Yehuda Bauer, one of the world's foremost Holocaust scholars, has said that Israel ‘collaborates’ with Holocaust distortion in eastern Europe for political reasons.
Professor Bauer made the claim while addressing a panel on July 15, hosted by University College London’s Centre for Holocaust Education.
The 94-year-old Israeli scholar said that the “identification of the Israeli government” was to humour “distortion of the Holocaust – especially in Poland – because of the political, economic and security relationship between Israel and Poland”.
Mr Bauer said that the joint statement of the Israeli and Polish Prime Ministers, the wording of which was negotiated by representatives dispatched to Poland by Israel in 2018 was “so gross, so dangerous” that it made the Israeli side “collaborators” in Holocaust distortion.
The joint statement between Israeli Prime Minister Benjamin Netanyahu and Polish Prime Minister Mateusz Morawiecki was negotiated as an attempt to defuse a spat over a controversial Polish law on the Holocaust.
Mr Bauer noted for particular scorn that antisemitism was “defined as the same thing as anti-Polonism by the Jews.”
“Over 2,000 years of antisemitism equals the opposition of some Jews to the Poles who denounced them or attacked them, it is the same thing,” he criticised.
The statement provoked a rare rebuke from Yad Vashem, where Mr Bauer works as an advisor.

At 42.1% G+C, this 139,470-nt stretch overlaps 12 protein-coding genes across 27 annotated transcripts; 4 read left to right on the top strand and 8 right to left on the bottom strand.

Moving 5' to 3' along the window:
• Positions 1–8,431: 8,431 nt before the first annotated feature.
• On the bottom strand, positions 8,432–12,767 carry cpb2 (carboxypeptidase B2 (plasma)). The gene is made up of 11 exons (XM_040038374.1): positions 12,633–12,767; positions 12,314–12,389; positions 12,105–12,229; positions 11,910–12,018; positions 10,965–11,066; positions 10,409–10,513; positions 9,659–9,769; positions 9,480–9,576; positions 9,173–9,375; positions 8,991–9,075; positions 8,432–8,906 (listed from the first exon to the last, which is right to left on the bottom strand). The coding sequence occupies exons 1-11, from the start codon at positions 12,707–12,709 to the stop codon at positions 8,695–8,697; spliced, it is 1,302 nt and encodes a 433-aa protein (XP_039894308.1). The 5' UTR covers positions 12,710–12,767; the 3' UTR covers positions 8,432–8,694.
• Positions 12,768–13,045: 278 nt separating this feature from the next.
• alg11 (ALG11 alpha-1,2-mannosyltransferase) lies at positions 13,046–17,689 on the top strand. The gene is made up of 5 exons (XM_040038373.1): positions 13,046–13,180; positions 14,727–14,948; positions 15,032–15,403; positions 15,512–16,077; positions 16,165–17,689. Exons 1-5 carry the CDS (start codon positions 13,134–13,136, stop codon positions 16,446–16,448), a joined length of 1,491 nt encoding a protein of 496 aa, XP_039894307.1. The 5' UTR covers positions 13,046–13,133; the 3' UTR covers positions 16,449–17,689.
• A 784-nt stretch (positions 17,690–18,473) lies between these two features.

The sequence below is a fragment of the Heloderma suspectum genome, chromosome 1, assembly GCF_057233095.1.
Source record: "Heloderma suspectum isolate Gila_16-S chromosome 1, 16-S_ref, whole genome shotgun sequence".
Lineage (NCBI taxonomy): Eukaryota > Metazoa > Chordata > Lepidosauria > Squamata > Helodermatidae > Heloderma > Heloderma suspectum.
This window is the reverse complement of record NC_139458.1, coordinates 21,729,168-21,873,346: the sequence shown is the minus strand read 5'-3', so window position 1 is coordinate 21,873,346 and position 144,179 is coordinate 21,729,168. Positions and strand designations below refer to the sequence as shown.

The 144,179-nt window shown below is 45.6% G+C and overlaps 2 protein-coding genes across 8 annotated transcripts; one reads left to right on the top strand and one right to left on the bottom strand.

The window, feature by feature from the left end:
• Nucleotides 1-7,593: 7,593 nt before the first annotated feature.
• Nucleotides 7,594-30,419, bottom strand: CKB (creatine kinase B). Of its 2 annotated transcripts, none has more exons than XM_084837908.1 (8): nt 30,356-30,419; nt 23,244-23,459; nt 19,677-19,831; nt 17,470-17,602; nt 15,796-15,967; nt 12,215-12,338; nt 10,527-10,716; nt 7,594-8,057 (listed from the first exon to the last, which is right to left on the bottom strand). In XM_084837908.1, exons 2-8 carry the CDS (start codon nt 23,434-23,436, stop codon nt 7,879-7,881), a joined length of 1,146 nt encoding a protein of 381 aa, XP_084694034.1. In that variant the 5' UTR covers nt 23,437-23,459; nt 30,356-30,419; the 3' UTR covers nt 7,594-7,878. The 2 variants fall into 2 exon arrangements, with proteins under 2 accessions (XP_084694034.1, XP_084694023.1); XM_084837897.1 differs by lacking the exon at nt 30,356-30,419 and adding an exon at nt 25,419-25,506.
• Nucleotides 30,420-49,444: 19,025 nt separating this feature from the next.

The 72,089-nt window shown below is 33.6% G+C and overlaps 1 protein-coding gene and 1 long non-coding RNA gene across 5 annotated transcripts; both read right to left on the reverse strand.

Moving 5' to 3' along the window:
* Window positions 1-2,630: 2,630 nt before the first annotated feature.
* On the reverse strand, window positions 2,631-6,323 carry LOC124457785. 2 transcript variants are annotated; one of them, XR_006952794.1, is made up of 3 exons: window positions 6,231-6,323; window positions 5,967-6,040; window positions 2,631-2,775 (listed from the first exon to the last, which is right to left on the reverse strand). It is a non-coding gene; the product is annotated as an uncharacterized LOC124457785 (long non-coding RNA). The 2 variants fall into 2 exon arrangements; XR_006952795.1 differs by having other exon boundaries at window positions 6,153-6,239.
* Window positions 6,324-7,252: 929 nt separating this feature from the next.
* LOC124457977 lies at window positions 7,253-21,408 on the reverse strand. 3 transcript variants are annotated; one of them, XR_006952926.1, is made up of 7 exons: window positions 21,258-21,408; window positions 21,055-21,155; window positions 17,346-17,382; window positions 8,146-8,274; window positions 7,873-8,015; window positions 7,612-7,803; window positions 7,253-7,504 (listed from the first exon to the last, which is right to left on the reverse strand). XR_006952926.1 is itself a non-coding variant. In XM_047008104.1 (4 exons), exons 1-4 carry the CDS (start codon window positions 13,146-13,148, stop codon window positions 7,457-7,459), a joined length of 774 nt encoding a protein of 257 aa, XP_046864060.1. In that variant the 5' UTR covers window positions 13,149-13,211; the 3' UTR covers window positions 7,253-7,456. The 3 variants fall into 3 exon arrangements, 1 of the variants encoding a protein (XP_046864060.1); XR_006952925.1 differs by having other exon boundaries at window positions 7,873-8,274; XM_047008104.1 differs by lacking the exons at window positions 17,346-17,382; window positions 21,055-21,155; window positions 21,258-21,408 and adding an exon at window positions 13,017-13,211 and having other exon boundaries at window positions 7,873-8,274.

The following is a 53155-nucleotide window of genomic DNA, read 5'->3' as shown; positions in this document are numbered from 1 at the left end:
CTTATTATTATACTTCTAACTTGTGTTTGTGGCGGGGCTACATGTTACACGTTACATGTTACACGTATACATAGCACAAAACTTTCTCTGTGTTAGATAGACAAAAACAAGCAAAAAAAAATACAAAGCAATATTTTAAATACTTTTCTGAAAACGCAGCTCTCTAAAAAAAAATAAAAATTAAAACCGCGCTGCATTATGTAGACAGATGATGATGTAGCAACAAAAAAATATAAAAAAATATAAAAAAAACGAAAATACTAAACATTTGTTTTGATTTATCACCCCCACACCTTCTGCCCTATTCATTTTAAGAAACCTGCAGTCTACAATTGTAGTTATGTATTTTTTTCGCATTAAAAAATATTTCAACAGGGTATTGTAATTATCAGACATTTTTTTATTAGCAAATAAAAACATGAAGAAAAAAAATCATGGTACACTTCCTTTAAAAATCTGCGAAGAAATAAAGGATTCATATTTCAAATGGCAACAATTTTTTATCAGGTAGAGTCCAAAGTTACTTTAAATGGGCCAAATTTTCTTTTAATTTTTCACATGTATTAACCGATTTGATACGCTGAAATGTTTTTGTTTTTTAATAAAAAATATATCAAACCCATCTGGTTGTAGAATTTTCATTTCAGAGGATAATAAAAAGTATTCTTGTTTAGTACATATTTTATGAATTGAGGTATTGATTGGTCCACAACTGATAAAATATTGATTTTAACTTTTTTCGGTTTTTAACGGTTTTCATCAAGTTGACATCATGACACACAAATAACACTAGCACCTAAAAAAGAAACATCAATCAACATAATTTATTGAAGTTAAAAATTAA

“Yad Vashem doesn’t normally react – it’s a non-political organisation, we do not engage in Israeli politics,” said Mr Bauer, “this was an exception.”
“We don’t accept distortion of the Holocaust,” Mr Bauer said. “What I am saying is not only directed against the Polish nationalists, but against the collaborators on the Israeli side as well.”
Mr Bauer said that the contemporary Polish government, along with others in eastern Europe, were engaging in Holocaust distortion by crafting historical narratives in which “truth and untruth mixed”.
Holocaust distortion he defined as “when you say yes it happened, it was terrible – but we didn’t do it. The Germans did it, only them, no-one else. Yes, there were a few bad eggs among us who collaborated, denounced Jews, participated, but the vast majority of us didn’t.”
Mr Bauer explained that without a large measure of collaboration “there could have been no Holocaust, because the Germans didn’t know how to differentiate between Jews and Lithuanians, Jews and Poles, Jews and Hungarians.”
Mr Bauer, who was born in Czechoslovakia, is one the world’s foremost Holocaust scholars and is currently a professor of Holocaust Studies at the Hebrew University of Jerusalem.